This homestead, on the Parade near the Congregational Church, was the site of the residence of Henry Clarke, who moved from Newbury, Mass., in 1727. His son, Enoch Clarke, was the operator of a tavern in this building in 1750. Town records indicate Enoch received a license from the town selectmen to operate a tavern, as there was no building close to the church for food and drink. For several years the Congregation Church was the meeting place for all town activities as well as worship, and the location of Clarke’s building was very appealing to townsfolk for a respite. The Clarke family ran the business until 1782, when it was leased to John Weeks who ran it under the “Sign of Salutation.” Truworthy Dearborn purchased the property in 1795 from Enoch Clarke and ran the tavern on the site until 1812. It was he who erected the present buildings around the small original Clarke-house Tavern.
Map ID: 30
Community Congregational Church of Greenlandc.1756
4 Church Lane
While the congregation can date its origins back to 1706, the current structure overlooking the Parade was erected in 1756 after a fire burned down the original on the corner of Cemetery Lane. It has seen many changes over the ages, and serves the community to this day.Map ID: 15
47 Tidemill Road
Built to entice Reverend William Allen to come and preach in Greenland, this structure hosted parish meetings until the church was finished.Map ID: 17
The Frink House (originally John Folsom Tavern)c.1750
From 1766 until the 1770s, John Folsom (1723-1787) operated a tavern here on Greenland’s
Parade, in a building believed to date from the 1750s or earlier. In 1810, the structure was enlarged
considerably to the building we see today, and the 1750 tavern still stands in the back of the house.
In the early 1770s, American colonists began organizing protests against the British government, and
in December 1774 Greenland citizens raised a Liberty Pole after meeting at Folsom’s Tavern.
Folsom was also among the number of Greenland townsmen who signed a 1775 petition to the
Continental Congress, assuring they would gather as a militia to protect and defend “libertys.” [sic]
Records indicate John Folsom held the military rank of Colonel, but it is unclear if his service was in
the 7 Years War or the American Revolution.
After the 1810 Federal structure was completed, Stephen Huse of Greenland advertised in the New Hampshire Gazette that he had opened a “new, elegant and commodious hotel…fronting the 3 post roads to Portsmouth, Boston, and Exeter.” These roads are the current Post Road and Route 33, and were heavily traveled in the 18th and 19th centuries. This helps explain, too, why there were so many taverns and hotels in Greenland during this period–plenty of customers!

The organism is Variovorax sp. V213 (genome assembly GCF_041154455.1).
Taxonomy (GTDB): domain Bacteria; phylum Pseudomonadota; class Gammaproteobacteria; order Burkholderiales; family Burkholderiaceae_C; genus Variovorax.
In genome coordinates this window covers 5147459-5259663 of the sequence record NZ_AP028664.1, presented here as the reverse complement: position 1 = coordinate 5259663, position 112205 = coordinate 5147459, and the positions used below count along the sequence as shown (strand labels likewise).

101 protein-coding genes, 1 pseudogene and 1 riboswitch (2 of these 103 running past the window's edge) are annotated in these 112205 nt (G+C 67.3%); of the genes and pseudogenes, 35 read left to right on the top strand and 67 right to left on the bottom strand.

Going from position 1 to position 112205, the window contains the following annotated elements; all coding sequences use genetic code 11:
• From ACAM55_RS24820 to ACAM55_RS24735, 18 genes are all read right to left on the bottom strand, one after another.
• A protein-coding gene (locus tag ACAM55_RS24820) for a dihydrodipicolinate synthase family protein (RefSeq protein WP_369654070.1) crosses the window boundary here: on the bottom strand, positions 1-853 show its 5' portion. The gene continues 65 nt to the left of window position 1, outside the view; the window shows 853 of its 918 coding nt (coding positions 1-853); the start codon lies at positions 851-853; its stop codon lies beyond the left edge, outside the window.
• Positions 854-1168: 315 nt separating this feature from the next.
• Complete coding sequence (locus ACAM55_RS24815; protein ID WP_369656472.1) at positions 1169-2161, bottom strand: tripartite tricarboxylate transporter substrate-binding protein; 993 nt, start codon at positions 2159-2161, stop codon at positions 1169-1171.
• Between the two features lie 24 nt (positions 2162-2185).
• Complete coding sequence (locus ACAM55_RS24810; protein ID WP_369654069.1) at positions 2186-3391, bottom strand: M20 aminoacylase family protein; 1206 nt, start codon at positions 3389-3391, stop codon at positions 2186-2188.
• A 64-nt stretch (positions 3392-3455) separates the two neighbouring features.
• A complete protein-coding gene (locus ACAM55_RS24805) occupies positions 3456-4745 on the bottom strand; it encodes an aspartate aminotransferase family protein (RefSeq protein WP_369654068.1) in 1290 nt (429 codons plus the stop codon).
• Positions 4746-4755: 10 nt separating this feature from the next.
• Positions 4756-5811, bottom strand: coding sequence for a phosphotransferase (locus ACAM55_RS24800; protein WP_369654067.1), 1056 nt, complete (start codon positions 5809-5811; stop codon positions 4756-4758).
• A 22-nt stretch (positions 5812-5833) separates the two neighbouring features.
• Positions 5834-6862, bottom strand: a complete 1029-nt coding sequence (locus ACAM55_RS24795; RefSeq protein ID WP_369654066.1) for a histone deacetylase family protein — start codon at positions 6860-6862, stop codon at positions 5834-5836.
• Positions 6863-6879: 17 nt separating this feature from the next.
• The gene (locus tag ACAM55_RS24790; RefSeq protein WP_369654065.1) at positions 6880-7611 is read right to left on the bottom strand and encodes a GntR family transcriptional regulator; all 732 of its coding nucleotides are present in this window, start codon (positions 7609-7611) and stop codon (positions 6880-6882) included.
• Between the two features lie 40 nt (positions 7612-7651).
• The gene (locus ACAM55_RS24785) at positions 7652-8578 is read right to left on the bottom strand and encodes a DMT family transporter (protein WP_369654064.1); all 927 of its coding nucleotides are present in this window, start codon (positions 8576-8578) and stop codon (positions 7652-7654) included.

After Huse’s death in 1812, the building continued as a tavern/hotel for over half a century, the last operator being Simes Frink, host of the “Greenland House” until his death in 1866. His son, lawyer John Samuel Hatch Frink, further improved the buildings and grounds. Frink was responsible for erecting the gazebo on the Parade across from his home, and it was a trolley stop for Greenlanders visiting Portsmouth.
Map ID: 31
Thomas Ayers Homesteadc.1737
The earliest sections of the Thomas Ayers Homestead date back to 1737 which was then on the “old post road” between Boston and Portland, Maine. The house and outbuildings expanded over the years, to create the imposing landmark on current Park Avenue. In the late 1800’s, it served as a summer boarding house called Elm Shade, offering city dwellers a quiet rural vacation for $1 a day.
Map ID: 25
Weeks Brick Housec.1710
1 Weeks Ave
This old brick house has been boasted of for centuries as the oldest such construction in New Hampshire reportedly erected in 1638, by the father of Leonard Weeks. There is no evidence that he was ever on this side of the ocean and Leonard himself was only five years old in 1638. The land the house is located on, was laid out for Leonard in 1679. Such historians as Andrew Haines and Jacob Chapman both have settled on a date of erection between 1710 and 1712, probably by Captain Samuel Weeks, son of Leonard. The owner in 1776 was William Weeks. The house was in the family for ten generations until sold in 1968. After a period of seven years, the house and two acres of land was purchased in 1975 by a Weeks family Corporation to reclaim the property and hopefully to restore and maintain it as a tourist attraction.
Map ID: 24
William Pickering Housec.1805
Daniel Webster lived in the home between 1808-1812.
Map ID: 27